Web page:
Bluegrass In The Schools
Inaugurated in the fall of 2003, this museum’s Bluegrass in the Schools (BITS) program is fostering the growth of an entire new generation of bluegrass musicians. With every banjo, mandolin, guitar and fiddle put in a young person’s hands, a direct, tangible link is forged between the student and his/her cultural heritage.
Each year, we introduce over 8,500 elementary students to bluegrass music through various programs. In 24 area schools, we provide up to eight days of hands-on instrument instruction per school. In each of these 24 schools and in requesting schools throughout Kentucky, we provide All-School Bluegrass Music Assembly Programs showcasing superb bands in performance or original musicals written and produced by this museum.
We have presented Valerie Smith and Liberty Pike, Special Consensus, The Peasall Sisters, The Doerfel Family; “The Story of Bluegrass,” a musical on the history of Bill Monroe; “Music in Motion” which chronicles the progression of folk dance and music from various world cultures that coalesced in what we know today as bluegrass and clogging; “Lincoln in the Land of Bluegrass” (scroll up for photo) showcasing two great native Kentuckians, Abraham Lincoln & Bill Monroe — Abe’s life story set to Bill’s music; and many others.
At any given time, several hundred residents of all ages take part in our Saturday Lessons Program, which outfits every student with an instrument on free loan and provides modestly priced group lessons given by professional bluegrass instructors at the museum every other Saturday from early October through ROMP, the museum’s annual bluegrass festival at the end of June.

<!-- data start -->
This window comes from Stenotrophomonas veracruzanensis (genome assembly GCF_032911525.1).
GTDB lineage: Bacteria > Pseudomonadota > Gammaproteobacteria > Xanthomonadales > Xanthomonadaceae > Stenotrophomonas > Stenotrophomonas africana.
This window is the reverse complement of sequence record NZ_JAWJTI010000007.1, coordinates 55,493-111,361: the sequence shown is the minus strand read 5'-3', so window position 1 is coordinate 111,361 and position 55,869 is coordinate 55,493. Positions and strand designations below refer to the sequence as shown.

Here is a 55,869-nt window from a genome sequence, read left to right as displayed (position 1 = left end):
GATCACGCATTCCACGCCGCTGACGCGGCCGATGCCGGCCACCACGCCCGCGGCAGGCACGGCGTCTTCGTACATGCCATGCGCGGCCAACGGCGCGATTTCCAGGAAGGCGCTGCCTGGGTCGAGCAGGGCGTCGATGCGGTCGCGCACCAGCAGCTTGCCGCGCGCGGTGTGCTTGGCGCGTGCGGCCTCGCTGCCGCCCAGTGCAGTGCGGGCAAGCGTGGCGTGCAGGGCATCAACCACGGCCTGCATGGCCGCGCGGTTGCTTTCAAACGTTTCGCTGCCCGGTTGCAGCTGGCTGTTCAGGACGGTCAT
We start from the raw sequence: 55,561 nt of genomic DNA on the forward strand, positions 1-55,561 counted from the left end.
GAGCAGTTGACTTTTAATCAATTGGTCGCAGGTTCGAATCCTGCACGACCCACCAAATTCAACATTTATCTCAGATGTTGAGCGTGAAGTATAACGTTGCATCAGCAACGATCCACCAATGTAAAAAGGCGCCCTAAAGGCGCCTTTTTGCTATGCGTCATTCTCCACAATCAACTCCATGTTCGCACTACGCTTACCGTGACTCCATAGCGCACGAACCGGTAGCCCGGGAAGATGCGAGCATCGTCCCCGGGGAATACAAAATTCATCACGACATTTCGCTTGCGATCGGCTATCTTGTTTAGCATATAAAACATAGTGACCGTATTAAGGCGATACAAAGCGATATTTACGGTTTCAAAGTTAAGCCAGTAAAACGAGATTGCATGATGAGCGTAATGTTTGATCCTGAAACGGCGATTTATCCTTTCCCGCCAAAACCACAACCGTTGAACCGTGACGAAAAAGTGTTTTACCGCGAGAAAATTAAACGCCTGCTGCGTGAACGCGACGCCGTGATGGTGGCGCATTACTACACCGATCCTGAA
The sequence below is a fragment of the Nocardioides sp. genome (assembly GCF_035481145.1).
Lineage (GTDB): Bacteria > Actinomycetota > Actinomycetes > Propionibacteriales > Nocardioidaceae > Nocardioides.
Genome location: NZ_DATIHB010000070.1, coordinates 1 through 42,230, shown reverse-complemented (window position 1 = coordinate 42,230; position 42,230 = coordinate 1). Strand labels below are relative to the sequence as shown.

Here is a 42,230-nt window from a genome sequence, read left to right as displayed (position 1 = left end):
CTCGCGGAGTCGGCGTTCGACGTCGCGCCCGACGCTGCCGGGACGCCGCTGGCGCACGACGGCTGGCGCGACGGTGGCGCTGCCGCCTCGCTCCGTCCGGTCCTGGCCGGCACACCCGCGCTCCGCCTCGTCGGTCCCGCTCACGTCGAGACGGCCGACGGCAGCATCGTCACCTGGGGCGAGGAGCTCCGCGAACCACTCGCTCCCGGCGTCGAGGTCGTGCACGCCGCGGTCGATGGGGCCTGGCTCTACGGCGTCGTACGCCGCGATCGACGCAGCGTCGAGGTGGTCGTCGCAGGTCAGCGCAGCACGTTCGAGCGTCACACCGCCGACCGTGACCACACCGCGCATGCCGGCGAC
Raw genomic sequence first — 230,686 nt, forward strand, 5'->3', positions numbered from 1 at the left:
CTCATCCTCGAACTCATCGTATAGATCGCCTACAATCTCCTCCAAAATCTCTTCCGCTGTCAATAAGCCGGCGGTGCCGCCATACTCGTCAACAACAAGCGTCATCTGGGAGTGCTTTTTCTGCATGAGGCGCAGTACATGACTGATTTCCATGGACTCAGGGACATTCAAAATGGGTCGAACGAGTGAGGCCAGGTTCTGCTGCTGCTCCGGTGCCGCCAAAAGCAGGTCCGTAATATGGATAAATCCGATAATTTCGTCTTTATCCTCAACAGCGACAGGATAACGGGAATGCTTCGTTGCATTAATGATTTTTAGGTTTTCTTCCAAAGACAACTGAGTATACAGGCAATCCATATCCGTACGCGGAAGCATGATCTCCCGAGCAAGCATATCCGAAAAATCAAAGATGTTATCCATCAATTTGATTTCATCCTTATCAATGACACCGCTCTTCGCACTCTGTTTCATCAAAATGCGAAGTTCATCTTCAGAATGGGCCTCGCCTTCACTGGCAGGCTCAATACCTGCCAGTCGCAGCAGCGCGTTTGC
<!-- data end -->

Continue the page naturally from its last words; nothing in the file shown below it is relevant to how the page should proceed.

The band formed by participants in this program is called The Kentucky BlueGrass AllStars. This mega-group performs each year at ROMP and other community events. Last year they surprised the 65 Pioneers of Bluegrass who were onstage for their Recognition Ceremony: the AllStars had been hiding, sitting in the dark on the floor all across the back and down the aisles of Cannon Hall. When all the Pioneers were onstage at once, they rose in a sea of blue t-shirts to play and sing “Will the Circle Be Unbroken.” The audience sang along, and at the end of the songs, the legends gave the AllStars a standing ovation. The AllStars were so excited they ran from the hall, instruments held high, shouting, “Oh my gosh, can you believe it?? We just got a standing ovation from the Legends!!”
If you’re in the neighborhood, stop by on a Saturday and see all this energy and excitement for yourself. And if you’d like to learn how to play bluegrass music, sign up in September for the next semester.
If you have questions, or would like to sign up your school for a bluegrass music performance or are interested in start-up grants, visit the IBMA website or call or call (615) 256-3222.